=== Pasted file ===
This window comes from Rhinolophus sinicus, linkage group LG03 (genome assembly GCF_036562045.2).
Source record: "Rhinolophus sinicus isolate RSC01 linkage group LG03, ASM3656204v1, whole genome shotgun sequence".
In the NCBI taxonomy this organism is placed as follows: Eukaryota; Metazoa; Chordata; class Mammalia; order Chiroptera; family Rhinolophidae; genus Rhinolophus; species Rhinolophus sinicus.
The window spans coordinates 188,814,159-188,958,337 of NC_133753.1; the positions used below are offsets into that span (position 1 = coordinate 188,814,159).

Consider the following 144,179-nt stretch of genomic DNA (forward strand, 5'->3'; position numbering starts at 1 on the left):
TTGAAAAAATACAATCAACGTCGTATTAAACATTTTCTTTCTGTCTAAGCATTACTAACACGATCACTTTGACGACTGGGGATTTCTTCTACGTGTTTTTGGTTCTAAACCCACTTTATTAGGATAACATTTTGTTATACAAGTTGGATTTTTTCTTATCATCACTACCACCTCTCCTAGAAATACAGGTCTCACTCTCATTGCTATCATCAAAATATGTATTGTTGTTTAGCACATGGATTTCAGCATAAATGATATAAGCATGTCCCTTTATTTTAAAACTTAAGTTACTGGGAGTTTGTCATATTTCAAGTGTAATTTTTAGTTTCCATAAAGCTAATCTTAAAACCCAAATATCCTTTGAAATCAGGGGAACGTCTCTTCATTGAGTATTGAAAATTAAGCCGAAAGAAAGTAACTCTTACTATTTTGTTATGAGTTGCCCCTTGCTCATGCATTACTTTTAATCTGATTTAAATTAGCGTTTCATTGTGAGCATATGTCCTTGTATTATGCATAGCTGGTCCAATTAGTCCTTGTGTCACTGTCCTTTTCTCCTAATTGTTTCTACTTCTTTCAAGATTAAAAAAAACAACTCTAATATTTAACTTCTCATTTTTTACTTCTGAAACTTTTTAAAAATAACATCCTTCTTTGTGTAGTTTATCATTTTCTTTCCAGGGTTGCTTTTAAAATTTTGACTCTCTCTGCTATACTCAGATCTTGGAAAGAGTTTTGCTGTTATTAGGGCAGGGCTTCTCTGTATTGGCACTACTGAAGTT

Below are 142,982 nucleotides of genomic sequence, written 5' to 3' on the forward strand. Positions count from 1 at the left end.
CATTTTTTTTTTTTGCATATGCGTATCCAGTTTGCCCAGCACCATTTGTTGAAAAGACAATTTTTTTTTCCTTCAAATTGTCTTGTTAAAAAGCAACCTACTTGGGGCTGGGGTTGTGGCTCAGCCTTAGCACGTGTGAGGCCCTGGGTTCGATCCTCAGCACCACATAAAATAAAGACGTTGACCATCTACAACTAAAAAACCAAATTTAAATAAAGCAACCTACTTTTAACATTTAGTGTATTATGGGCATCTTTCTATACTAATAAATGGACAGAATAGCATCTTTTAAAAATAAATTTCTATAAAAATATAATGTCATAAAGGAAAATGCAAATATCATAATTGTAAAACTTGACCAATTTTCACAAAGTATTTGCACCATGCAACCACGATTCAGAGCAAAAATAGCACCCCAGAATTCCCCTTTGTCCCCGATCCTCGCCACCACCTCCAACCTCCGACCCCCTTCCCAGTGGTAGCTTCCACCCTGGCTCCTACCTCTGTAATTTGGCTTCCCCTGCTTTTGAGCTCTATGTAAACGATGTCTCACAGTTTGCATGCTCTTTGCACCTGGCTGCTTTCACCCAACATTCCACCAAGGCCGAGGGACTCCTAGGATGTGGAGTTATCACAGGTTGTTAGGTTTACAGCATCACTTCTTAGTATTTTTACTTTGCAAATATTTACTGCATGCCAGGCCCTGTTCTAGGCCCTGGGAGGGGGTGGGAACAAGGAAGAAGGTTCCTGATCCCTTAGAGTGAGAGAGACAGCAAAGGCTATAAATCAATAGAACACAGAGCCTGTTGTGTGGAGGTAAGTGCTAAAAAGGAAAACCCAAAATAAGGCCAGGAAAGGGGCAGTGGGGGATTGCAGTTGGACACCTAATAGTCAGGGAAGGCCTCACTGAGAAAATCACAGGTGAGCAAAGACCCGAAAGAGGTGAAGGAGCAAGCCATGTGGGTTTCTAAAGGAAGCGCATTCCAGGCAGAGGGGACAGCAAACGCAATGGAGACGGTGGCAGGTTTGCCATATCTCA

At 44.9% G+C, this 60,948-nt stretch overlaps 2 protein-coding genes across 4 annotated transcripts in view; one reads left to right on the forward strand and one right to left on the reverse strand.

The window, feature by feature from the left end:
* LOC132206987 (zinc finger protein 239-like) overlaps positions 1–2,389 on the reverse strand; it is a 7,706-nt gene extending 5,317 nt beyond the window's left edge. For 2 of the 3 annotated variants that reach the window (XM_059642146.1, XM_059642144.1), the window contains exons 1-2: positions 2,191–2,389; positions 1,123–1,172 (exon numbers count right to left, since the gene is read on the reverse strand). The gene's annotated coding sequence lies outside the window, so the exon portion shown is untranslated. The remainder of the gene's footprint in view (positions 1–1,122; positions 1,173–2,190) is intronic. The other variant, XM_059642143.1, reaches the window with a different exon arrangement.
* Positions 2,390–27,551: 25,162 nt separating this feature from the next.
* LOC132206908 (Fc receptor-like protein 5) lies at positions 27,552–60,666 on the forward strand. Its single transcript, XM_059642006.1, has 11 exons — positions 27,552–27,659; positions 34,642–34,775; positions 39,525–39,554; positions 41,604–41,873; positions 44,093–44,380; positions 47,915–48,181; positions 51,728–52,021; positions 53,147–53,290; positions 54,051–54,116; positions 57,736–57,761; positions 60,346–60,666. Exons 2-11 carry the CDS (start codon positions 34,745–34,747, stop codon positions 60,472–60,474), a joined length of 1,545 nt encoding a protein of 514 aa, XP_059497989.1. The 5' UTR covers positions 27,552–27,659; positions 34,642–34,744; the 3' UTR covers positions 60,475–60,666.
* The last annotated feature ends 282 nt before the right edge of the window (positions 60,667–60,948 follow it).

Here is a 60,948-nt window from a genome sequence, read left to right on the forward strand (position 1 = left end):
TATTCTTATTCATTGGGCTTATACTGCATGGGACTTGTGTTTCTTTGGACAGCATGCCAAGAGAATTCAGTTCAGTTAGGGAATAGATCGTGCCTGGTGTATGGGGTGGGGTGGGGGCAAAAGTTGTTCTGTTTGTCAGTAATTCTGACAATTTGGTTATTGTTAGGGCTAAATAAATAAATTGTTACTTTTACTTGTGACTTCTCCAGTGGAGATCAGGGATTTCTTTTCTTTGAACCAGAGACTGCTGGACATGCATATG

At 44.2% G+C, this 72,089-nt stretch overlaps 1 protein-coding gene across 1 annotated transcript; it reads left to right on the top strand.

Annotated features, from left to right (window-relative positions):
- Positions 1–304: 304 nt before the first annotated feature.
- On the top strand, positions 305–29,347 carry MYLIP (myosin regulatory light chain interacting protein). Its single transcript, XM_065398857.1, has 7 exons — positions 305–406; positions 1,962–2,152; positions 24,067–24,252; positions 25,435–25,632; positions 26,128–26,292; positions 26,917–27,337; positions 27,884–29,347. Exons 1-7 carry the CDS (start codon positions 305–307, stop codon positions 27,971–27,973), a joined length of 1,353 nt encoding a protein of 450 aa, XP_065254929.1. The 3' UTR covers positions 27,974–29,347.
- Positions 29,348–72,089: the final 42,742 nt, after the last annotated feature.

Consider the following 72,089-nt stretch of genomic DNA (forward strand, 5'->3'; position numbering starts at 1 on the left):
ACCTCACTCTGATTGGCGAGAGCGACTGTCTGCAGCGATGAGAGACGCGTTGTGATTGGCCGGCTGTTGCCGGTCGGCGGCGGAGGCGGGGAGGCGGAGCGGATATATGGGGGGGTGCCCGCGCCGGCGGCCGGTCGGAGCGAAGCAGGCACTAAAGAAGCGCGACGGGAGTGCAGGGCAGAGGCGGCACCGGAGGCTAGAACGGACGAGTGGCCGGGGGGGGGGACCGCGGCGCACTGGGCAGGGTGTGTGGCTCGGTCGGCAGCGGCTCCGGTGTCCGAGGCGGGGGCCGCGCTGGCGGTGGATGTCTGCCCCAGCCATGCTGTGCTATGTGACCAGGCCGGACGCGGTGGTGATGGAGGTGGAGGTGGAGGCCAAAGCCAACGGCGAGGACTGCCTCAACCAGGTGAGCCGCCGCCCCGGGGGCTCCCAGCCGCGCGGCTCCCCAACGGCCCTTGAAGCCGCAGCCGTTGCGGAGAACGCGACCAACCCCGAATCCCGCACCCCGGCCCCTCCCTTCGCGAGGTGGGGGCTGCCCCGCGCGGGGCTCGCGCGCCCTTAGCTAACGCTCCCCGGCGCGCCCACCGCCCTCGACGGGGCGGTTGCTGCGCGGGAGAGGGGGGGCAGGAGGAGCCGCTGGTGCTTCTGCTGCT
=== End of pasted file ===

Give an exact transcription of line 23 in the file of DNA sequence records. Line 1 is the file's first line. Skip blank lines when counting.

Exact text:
ACCTCACTCTGATTGGCGAGAGCGACTGTCTGCAGCGATGAGAGACGCGTTGTGATTGGCCGGCTGTTGCCGGTCGGCGGCGGAGGCGGGGAGGCGGAGCGGATATATGGGGGGGTGCCCGCGCCGGCGGCCGGTCGGAGCGAAGCAGGCACTAAAGAAGCGCGACGGGAGTGCAGGGCAGAGGCGGCACCGGAGGCTAGAACGGACGAGTGGCCGGGGGGGGGGACCGCGGCGCACTGGGCAGGGTGTGTGGCTCGGTCGGCAGCGGCTCCGGTGTCCGAGGCGGGGGCCGCGCTGGCGGTGGATGTCTGCCCCAGCCATGCTGTGCTATGTGACCAGGCCGGACGCGGTGGTGATGGAGGTGGAGGTGGAGGCCAAAGCCAACGGCGAGGACTGCCTCAACCAGGTGAGCCGCCGCCCCGGGGGCTCCCAGCCGCGCGGCTCCCCAACGGCCCTTGAAGCCGCAGCCGTTGCGGAGAACGCGACCAACCCCGAATCCCGCACCCCGGCCCCTCCCTTCGCGAGGTGGGGGCTGCCCCGCGCGGGGCTCGCGCGCCCTTAGCTAACGCTCCCCGGCGCGCCCACCGCCCTCGACGGGGCGGTTGCTGCGCGGGAGAGGGGGGGCAGGAGGAGCCGCTGGTGCTTCTGCTGCT